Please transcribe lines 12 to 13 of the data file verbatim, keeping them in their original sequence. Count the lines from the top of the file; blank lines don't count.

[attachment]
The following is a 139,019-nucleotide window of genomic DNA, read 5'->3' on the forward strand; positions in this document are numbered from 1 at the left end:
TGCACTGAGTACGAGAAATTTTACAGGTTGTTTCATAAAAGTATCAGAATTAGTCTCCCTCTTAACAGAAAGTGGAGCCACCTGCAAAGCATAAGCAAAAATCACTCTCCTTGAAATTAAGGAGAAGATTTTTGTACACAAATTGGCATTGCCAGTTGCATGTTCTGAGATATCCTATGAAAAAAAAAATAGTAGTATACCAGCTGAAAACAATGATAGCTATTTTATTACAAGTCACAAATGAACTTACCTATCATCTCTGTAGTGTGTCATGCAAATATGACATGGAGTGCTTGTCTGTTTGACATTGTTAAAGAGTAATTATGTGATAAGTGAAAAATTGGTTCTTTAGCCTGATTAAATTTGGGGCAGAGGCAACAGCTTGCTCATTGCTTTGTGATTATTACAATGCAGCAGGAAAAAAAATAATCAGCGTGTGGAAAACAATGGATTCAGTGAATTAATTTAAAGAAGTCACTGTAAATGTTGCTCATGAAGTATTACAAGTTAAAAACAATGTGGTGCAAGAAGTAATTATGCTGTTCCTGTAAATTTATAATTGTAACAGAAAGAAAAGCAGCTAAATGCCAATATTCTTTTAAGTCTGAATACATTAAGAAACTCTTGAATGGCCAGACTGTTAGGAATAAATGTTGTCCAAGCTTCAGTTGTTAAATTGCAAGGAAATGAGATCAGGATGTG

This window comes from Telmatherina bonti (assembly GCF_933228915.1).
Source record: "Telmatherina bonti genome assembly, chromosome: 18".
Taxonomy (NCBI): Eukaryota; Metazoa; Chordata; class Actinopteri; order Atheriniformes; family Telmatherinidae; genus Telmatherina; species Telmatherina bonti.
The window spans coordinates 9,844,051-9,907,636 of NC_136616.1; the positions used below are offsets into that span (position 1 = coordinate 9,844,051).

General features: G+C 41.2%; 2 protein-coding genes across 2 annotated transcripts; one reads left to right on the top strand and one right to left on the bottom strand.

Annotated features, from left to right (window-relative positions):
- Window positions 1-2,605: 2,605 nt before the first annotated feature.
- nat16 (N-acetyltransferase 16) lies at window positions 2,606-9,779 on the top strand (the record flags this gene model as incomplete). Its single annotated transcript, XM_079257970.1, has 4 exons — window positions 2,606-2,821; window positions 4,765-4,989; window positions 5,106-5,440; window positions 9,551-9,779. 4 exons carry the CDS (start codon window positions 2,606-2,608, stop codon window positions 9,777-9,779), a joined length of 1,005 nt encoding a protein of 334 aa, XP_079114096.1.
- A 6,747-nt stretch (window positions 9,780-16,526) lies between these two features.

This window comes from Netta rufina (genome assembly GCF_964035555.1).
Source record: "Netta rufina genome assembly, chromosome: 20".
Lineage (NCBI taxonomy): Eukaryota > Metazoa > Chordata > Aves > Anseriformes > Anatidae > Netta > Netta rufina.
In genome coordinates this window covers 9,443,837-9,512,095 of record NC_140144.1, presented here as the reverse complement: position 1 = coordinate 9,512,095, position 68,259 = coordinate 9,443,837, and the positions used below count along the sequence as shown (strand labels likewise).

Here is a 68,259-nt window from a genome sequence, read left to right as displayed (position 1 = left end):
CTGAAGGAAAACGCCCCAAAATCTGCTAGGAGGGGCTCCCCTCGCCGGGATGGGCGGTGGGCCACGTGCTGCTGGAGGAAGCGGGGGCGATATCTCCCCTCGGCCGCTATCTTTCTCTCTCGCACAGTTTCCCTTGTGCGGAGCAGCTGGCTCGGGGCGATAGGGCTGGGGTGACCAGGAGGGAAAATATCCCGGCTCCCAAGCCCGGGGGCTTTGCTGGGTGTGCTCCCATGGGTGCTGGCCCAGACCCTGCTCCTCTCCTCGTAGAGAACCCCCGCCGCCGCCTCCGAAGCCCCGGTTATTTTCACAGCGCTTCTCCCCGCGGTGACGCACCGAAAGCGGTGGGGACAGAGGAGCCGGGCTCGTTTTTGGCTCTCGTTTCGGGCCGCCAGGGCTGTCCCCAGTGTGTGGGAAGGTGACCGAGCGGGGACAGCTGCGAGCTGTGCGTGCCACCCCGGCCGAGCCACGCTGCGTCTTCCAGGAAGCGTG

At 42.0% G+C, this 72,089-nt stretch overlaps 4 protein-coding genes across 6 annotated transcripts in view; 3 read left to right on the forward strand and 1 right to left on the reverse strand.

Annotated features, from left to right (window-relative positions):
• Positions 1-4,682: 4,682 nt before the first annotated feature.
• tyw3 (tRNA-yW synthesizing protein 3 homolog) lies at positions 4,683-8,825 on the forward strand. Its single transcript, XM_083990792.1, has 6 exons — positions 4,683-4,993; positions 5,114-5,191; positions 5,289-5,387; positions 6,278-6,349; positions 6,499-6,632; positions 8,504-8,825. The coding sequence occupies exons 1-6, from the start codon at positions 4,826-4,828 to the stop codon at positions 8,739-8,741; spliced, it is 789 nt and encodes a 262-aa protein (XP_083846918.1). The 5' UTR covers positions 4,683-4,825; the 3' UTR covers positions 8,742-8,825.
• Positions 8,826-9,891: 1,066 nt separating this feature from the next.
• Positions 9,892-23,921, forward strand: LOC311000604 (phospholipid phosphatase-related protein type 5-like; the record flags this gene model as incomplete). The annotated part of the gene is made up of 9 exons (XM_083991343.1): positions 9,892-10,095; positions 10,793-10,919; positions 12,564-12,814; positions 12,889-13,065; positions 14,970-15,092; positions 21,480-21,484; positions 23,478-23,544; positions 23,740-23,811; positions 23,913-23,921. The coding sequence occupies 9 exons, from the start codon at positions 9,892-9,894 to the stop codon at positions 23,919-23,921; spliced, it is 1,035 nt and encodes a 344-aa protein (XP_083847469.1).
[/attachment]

This window comes from Netta rufina (genome assembly GCF_964035555.1).
Source record: "Netta rufina genome assembly, chromosome: 20".